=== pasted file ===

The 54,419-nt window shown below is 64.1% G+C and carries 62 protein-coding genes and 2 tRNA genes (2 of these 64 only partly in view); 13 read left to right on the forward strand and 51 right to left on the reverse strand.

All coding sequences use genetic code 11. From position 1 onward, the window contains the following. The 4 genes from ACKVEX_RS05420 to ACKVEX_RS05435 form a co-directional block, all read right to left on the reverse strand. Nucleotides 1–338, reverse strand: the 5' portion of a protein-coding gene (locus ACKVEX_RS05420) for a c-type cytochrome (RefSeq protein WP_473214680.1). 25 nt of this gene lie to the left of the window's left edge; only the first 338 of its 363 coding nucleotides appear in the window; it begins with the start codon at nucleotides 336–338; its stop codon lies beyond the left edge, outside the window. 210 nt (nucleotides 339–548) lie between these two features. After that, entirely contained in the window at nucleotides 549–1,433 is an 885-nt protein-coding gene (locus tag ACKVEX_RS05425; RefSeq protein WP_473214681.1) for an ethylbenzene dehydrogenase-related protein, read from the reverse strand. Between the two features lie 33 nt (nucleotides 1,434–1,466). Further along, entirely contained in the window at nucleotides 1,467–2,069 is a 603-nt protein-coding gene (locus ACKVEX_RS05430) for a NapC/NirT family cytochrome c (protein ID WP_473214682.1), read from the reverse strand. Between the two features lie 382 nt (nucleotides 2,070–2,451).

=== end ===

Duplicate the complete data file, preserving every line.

The 54,419-nt window shown below is 64.1% G+C and carries 62 protein-coding genes and 2 tRNA genes (2 of these 64 only partly in view); 13 read left to right on the forward strand and 51 right to left on the reverse strand.

All coding sequences use genetic code 11. From position 1 onward, the window contains the following. The 4 genes from ACKVEX_RS05420 to ACKVEX_RS05435 form a co-directional block, all read right to left on the reverse strand. Nucleotides 1–338, reverse strand: the 5' portion of a protein-coding gene (locus ACKVEX_RS05420) for a c-type cytochrome (RefSeq protein WP_473214680.1). 25 nt of this gene lie to the left of the window's left edge; only the first 338 of its 363 coding nucleotides appear in the window; it begins with the start codon at nucleotides 336–338; its stop codon lies beyond the left edge, outside the window. 210 nt (nucleotides 339–548) lie between these two features. After that, entirely contained in the window at nucleotides 549–1,433 is an 885-nt protein-coding gene (locus tag ACKVEX_RS05425; RefSeq protein WP_473214681.1) for an ethylbenzene dehydrogenase-related protein, read from the reverse strand. Between the two features lie 33 nt (nucleotides 1,434–1,466). Further along, entirely contained in the window at nucleotides 1,467–2,069 is a 603-nt protein-coding gene (locus ACKVEX_RS05430) for a NapC/NirT family cytochrome c (protein ID WP_473214682.1), read from the reverse strand. Between the two features lie 382 nt (nucleotides 2,070–2,451).